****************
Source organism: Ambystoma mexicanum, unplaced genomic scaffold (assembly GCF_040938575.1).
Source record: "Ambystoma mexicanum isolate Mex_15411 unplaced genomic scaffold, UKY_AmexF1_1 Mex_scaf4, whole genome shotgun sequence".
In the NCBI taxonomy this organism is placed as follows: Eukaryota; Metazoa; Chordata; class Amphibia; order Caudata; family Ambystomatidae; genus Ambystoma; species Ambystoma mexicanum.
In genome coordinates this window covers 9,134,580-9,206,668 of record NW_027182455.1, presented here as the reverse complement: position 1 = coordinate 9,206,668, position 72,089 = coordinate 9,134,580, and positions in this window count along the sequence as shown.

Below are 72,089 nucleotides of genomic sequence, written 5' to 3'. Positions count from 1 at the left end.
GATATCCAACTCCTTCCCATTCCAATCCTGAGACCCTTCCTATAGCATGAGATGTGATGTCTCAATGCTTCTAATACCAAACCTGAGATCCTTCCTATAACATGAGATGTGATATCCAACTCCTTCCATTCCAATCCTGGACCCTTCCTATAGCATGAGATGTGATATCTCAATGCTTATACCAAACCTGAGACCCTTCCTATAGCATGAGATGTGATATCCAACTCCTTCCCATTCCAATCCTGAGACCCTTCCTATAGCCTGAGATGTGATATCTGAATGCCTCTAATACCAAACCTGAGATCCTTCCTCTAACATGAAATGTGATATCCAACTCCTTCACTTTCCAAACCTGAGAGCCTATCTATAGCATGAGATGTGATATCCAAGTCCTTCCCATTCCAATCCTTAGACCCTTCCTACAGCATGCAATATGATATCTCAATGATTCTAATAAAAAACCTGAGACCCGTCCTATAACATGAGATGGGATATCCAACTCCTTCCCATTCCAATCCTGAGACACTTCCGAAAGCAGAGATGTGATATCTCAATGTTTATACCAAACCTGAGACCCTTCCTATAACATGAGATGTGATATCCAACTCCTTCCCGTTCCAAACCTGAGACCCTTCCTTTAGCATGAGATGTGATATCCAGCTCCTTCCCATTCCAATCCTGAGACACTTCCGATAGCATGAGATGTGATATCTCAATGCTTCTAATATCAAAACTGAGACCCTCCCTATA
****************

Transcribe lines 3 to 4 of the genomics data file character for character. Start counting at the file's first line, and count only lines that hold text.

In the NCBI taxonomy this organism is placed as follows: Eukaryota; Metazoa; Chordata; class Amphibia; order Caudata; family Ambystomatidae; genus Ambystoma; species Ambystoma mexicanum.
In genome coordinates this window covers 9,134,580-9,206,668 of record NW_027182455.1, presented here as the reverse complement: position 1 = coordinate 9,206,668, position 72,089 = coordinate 9,134,580, and positions in this window count along the sequence as shown.